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What are the different types of bankruptcy? (Part 2 of 2)

On Behalf of | May 10, 2014 | Chapter 13 Bankruptcy |

Welcome back. Last week we discussed Chapter 7 bankruptcy and Chapter 11 bankruptcy. Today, we will explore Chapter 13 bankruptcy and alternatives to bankruptcy, including Wisconsin’s Chapter 128 Reorganization law.

Like Chapter 11 bankruptcy, Chapter 13 bankruptcy is also a form of legal debt reorganization but it is for individuals who have a regular source of income and might not qualify for a Chapter 7 bankruptcy. It also involves a plan to repay creditors, usually over the course of three to five years.

Chapter 13 makes better sense than Chapter 7 in some cases, especially when a filer has a large asset he or she wants to protect. However, it is much different because from Chapter 7 because the filer does not receive an immediate discharge of debts like in a Chapter 7 filing.

Another benefit of Chapter 13 is that it is effective a stopping garnishments, foreclosures and repossession threats.

As you can see, for a consumer who is in over his or her head with debt, Chapter 7 and Chapter 13 bankruptcy can provide relief. But bankruptcy isn’t always the right choice, either. That’s why Wisconsin residents should consider bankruptcy alternatives such as debt settlement, debt negotiation and Chapter 128 Reorganization before deciding to file.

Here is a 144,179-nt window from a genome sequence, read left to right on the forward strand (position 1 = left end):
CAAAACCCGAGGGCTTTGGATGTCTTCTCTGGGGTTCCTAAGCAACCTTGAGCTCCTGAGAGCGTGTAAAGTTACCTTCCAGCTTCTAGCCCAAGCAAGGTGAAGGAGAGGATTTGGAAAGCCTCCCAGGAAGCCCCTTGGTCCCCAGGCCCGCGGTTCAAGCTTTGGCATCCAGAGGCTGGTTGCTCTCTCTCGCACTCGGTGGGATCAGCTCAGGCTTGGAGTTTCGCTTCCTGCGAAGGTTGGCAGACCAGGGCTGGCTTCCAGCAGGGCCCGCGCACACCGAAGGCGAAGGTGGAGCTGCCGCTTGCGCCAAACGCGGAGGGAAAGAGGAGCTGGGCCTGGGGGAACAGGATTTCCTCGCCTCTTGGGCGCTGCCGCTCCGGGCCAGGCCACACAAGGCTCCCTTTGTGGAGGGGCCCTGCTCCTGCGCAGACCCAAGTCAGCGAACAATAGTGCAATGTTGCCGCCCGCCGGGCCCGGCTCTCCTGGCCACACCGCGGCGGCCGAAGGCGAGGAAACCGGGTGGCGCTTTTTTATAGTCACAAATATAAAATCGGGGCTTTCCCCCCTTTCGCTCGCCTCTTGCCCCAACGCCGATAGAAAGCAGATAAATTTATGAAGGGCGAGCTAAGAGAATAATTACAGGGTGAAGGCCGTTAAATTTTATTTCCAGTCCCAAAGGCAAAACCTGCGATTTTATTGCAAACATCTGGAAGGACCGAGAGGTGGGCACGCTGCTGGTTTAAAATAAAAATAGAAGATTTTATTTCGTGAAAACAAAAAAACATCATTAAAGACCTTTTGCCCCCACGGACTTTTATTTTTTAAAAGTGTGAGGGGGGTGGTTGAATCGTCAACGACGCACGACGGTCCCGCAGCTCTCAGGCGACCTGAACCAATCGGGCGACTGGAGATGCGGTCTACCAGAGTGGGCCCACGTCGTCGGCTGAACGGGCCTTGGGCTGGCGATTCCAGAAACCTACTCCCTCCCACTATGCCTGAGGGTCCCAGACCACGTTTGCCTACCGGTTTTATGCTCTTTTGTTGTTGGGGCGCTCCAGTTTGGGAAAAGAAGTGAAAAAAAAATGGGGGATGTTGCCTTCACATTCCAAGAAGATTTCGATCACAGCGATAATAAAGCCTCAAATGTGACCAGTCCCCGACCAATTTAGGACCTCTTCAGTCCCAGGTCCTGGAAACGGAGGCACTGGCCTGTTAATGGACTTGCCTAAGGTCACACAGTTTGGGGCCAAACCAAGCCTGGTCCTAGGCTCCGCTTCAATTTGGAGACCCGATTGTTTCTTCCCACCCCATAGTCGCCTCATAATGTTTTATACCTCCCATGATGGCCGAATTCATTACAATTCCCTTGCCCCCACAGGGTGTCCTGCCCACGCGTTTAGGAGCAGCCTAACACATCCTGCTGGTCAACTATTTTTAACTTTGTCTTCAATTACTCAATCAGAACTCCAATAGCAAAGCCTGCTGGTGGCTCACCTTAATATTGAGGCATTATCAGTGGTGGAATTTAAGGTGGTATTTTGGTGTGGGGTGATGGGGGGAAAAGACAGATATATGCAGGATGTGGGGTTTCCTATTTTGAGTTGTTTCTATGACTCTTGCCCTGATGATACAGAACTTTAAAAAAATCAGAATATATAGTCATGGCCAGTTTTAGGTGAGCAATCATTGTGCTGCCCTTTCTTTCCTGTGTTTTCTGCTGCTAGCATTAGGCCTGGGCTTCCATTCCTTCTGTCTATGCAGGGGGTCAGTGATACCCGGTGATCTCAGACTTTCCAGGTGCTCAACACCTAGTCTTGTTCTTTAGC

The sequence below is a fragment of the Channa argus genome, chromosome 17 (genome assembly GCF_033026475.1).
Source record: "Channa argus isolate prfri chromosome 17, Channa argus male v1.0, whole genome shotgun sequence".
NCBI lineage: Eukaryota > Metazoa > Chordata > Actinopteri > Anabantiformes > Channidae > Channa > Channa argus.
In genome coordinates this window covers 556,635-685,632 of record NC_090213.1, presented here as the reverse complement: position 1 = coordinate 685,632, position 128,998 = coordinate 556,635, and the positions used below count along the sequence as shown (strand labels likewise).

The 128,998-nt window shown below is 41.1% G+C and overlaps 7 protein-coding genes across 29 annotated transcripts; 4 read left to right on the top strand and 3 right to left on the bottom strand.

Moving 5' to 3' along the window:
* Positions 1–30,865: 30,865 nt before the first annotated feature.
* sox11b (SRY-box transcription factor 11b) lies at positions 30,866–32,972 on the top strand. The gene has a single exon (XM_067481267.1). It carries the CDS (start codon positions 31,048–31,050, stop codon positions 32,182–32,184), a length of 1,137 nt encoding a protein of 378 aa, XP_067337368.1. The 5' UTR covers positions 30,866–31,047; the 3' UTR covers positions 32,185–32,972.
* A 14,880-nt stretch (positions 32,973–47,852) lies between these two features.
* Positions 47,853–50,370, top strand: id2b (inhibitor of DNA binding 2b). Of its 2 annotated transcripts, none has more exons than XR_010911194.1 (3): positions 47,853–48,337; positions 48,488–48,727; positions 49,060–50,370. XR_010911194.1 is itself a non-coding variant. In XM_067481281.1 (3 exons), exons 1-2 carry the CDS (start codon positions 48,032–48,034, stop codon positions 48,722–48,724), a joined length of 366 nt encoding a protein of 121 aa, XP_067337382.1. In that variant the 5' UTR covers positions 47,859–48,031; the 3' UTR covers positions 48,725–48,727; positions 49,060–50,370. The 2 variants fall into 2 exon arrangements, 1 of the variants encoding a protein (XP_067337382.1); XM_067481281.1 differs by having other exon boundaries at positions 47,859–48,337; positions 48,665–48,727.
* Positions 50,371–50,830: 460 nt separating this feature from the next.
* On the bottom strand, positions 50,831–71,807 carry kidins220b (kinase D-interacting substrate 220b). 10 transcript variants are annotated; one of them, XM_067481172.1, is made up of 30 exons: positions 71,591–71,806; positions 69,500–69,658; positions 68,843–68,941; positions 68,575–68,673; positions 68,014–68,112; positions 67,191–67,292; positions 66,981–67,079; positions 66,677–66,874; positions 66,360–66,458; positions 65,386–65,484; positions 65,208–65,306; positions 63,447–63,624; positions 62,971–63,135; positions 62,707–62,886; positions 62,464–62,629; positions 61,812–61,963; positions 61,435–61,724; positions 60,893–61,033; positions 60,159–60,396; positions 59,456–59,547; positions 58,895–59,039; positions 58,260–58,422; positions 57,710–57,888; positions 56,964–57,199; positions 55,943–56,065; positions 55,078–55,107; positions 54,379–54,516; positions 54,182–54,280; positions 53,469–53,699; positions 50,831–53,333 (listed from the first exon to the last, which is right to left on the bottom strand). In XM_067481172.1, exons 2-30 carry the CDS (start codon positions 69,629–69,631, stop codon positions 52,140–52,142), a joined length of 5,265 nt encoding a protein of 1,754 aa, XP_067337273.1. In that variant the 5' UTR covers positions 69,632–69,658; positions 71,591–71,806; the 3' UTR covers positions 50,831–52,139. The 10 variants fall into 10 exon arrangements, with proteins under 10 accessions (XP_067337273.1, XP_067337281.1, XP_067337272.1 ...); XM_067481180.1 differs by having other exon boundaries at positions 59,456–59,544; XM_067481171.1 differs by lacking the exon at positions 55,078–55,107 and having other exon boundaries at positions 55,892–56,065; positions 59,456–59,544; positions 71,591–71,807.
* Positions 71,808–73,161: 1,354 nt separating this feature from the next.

Under Wisconsin law, Chapter 128 Reorganization is similar to Chapter 13 bankruptcy in that it allows individuals to pay back unsecured debt over a 36-month period; however, the process is much simpler. On the other hand, filing for Chapter 128 Reorganization can be expensive, so it isn’t always the best option.

An experienced bankruptcy lawyer in your area can help explain the different types of bankruptcy available in more detail, as well as bankruptcy alternatives, including those available under state law. As this is an extremely important and complex issue, helpful guidance is a must.

Source: USCourts.gov, “Bankruptcy Basics: Process,” May 9, 2014


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